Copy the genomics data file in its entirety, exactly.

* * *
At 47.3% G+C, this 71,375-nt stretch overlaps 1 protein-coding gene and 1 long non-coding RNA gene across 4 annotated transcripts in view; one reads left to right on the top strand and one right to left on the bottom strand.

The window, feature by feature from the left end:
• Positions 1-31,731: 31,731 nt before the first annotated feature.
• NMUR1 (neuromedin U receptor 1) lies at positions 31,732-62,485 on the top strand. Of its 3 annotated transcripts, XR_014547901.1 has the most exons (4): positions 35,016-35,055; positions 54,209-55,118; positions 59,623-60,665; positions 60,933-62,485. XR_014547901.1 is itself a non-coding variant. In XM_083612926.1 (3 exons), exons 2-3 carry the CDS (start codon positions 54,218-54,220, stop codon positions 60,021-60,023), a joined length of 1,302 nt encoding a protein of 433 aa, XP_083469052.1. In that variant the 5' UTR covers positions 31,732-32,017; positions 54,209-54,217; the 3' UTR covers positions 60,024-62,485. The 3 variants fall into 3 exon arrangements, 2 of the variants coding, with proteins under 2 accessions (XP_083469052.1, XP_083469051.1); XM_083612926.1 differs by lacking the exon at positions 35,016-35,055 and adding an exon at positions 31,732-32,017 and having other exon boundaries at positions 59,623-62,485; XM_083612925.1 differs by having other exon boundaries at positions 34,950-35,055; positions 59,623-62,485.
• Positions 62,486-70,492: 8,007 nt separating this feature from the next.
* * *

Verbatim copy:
At 47.3% G+C, this 71,375-nt stretch overlaps 1 protein-coding gene and 1 long non-coding RNA gene across 4 annotated transcripts in view; one reads left to right on the top strand and one right to left on the bottom strand.

The window, feature by feature from the left end:
• Positions 1-31,731: 31,731 nt before the first annotated feature.
• NMUR1 (neuromedin U receptor 1) lies at positions 31,732-62,485 on the top strand. Of its 3 annotated transcripts, XR_014547901.1 has the most exons (4): positions 35,016-35,055; positions 54,209-55,118; positions 59,623-60,665; positions 60,933-62,485. XR_014547901.1 is itself a non-coding variant. In XM_083612926.1 (3 exons), exons 2-3 carry the CDS (start codon positions 54,218-54,220, stop codon positions 60,021-60,023), a joined length of 1,302 nt encoding a protein of 433 aa, XP_083469052.1. In that variant the 5' UTR covers positions 31,732-32,017; positions 54,209-54,217; the 3' UTR covers positions 60,024-62,485. The 3 variants fall into 3 exon arrangements, 2 of the variants coding, with proteins under 2 accessions (XP_083469052.1, XP_083469051.1); XM_083612926.1 differs by lacking the exon at positions 35,016-35,055 and adding an exon at positions 31,732-32,017 and having other exon boundaries at positions 59,623-62,485; XM_083612925.1 differs by having other exon boundaries at positions 34,950-35,055; positions 59,623-62,485.
• Positions 62,486-70,492: 8,007 nt separating this feature from the next.